Outline of the Doctrine of Religion

In this Chapter on RELIGION occurs,

I. A Nominal Treatment, in which is considered the word’s

A. Etymology, § 1;

B. Synonymy, § 2;

C. Homonymy, § 3.

II. A Real Treatment; which

A. Begins with the Definition, § 4:

B. Sets forth an Explication of the Same Definition by parts. Here is to be observed

א. Religion’s Formal Cause, which you might rightly call the Acts of Religion; concerning which

α. There is a general discussion, as the Acts of Religion are

a. Elicited or Commanded,

b. Internal, External, or Mixed, § 5:

β. In particular various questions concerning the Knowledge of Things to be Believed are resolved.

a. Whether the Knowledge of Things to be Believed is a necessary Act of Religion in addition to the Observance of commandments and the Hope of the promises? Which we Affirm against the Socinians and Remonstrants, § 6.

b. Whether Universal Doubt concerning all Religion and its Principium is to be urged in order to acquire this Knowledge? Which we Deny, § 7.

c. Whether Clear and Distinct Perception is necessary before anything be admitted in Religion; and whether everything that is thus perceived by True? The Amphiboly of which Canon is explained, and its danger in Religion is shown, § 8.

ב. Religion’s Material Cause, which is Religion’s principal Heads, or Articles, which

α. Are divided and denominated in a variety of ways, § 9, the prior part.

β. The Necessary or Fundamental Articles are defined, § 9, the latter part.

γ. In the Explication of this Definition,

a. Concerning the Treatment of these Articles a twofold Problem is determined in advance, concerning which the Papists agitate a quarrel with us.

a. Whether in the Anti-Papal Disputation inquiry is first to be made concerning the Weight, or the Truth, of the Articles controverted between us and them? The latter is Affirmed and defended against them, § 10.

b. Whether in Articles both Positive and Negative the Papists are able to free themselves in strict justice from all Proof, and to devolve its burden upon us alone? Our AUTHOR responds in the Negative, and proves his position, § 11.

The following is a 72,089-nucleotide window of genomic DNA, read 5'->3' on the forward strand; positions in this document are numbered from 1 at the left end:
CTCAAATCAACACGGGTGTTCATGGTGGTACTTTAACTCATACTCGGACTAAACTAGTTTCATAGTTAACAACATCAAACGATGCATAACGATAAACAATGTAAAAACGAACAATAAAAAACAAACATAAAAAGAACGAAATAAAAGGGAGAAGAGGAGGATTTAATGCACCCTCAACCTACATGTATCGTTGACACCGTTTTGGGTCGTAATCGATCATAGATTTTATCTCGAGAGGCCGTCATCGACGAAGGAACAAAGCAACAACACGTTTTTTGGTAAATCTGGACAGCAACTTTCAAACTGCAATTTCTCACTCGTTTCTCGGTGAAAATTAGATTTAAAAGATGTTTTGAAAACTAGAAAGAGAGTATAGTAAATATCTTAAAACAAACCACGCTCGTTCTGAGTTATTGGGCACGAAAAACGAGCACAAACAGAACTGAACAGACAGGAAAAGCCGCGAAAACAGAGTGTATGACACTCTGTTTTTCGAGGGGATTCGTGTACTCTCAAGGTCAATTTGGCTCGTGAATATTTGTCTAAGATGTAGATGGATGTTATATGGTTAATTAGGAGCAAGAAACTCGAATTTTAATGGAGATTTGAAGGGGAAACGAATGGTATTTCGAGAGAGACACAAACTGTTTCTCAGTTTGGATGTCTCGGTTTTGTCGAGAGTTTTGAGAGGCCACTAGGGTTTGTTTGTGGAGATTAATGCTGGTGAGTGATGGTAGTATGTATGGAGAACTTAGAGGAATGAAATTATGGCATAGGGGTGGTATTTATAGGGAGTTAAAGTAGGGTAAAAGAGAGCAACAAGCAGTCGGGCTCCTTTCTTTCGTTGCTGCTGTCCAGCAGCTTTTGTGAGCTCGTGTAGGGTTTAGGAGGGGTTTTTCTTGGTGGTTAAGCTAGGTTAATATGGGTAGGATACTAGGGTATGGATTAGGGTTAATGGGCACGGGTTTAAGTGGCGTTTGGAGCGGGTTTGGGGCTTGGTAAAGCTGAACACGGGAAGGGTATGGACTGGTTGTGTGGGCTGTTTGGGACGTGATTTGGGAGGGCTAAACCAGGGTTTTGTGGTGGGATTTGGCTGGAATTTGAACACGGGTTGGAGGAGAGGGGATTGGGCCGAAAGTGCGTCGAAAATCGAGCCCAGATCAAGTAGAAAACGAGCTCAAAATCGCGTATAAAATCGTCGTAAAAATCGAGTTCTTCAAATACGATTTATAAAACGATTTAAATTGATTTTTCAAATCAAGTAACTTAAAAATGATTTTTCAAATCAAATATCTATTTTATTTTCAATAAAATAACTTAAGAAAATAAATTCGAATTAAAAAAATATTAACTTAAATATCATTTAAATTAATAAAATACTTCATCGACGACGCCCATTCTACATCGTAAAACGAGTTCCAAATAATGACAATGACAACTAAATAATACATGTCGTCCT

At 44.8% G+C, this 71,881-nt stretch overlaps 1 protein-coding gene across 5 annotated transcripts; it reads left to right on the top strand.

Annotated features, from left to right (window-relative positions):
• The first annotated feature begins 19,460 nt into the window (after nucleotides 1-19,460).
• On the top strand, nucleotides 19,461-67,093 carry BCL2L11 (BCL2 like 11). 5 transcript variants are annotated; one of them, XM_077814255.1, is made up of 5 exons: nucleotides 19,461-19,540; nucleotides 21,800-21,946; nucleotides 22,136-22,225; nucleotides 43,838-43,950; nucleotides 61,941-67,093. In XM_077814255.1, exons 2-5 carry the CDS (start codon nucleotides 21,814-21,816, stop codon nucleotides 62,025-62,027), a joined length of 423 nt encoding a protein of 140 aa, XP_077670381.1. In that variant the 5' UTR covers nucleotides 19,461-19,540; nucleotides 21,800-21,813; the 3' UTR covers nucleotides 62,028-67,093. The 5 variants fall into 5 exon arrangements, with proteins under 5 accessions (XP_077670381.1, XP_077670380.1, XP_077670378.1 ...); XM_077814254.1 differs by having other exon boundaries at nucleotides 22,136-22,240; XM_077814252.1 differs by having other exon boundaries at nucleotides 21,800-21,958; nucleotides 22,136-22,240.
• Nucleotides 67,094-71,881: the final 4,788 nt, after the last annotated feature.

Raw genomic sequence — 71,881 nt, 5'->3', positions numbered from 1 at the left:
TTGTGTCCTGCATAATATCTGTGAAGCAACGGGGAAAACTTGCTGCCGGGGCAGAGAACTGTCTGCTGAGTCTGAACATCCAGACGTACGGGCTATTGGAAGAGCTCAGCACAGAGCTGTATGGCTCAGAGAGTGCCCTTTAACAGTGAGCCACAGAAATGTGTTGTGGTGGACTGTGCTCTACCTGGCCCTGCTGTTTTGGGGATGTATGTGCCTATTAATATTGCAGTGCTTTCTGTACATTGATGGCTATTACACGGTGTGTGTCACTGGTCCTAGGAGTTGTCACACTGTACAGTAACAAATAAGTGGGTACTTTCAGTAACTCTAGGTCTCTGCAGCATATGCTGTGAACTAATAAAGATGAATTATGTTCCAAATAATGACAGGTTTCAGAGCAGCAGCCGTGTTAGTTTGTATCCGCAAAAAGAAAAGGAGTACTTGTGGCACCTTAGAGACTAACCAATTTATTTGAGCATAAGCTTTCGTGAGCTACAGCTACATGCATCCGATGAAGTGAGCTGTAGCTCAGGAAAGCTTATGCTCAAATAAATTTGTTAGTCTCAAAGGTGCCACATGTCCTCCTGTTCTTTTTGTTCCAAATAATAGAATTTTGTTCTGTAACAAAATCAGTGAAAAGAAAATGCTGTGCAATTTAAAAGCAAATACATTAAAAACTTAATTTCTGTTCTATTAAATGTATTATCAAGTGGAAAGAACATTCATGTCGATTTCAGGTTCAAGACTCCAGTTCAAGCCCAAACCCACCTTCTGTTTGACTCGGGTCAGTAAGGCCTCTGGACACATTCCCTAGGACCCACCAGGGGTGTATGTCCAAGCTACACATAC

b. The Properties or Criteria of Religion’s Fundamental Articles are searched out, and the same are exhibited Negatively and Positively, § 12.

c. The Subject or Argument of the same Articles is related, § 13.

d. Some Canons rightly to be held concerning these Articles are delivered: of which

a. The First: Fundamental Articles are not to be restricted to a certain number; which is proven against the Papists, § 14.

b. The Second: These Articles ought not to be excessively multiplied, as is done by the Papists: nor to be excessively diminished, as is done by the Socinians and Remonstrants, § 15.

c. The Third: If the genuine Sense of these Articles be rejected, they are not truly held: which is observed to hold good among other Heretics, and among the Papists: with a caution added at the same time concerning the Lutherans, § 16.

ג. Things set against Religion,

α. In general all Impiety, which is in defect, and all Superstition, which is in excess.

β. In particular the False is set in opposition to the True, which is called

a. Either Infidelity,

b. Or Heresy, which is distinguished from

a. Schism,

b. Error. Apostasy is referred to both Infidelity and Heresy, § 17.

ד. The Properties or Notes differentiating True and False Religion, which are,

α. Either General, by which the Christian Religion in general is discerned as the True; these are set forth in § 18.

β. Or Particular, to be applied to the Reformed Religion, which see in § 19.

ה. The Adjuncts of True Religion are,

α. The free, constant, and prudent Confession of the True Religion, which is commended in § 20, the prior part.

β. Σύγκρασις/mixture is not to be admitted with False Religion,

a. Not in the same Persons,

b. Nor in the same Church: hence

a. On the one hand, a Syncretism is not to be entered upon with those erring in fundamentals, §20, the latter part.

b. Yet on the other hand, Tolerance of Heretics and Infidels

1. Befits all,

2. But yet is limited, § 21.

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Chapter III:21: Tolerance

But Tolerance differs much from Syncretism. We admit the former concerning Heretics as well as Infidels in the external society of the world, imitating the example of God Himself, who bears with the s


Dr. Steven Dilday holds a BA in Religion and Philosophy from Campbell University, a Master of Arts in Religion from Westminster Theological Seminary (Philadelphia), and both a Master of Divinity and a  Ph.D. in Puritan History and Literature from Whitefield Theological Seminary.  He is also the translator of Matthew Poole's Synopsis of Biblical Interpreters and Bernardinus De Moor’s Didactico-Elenctic Theology.




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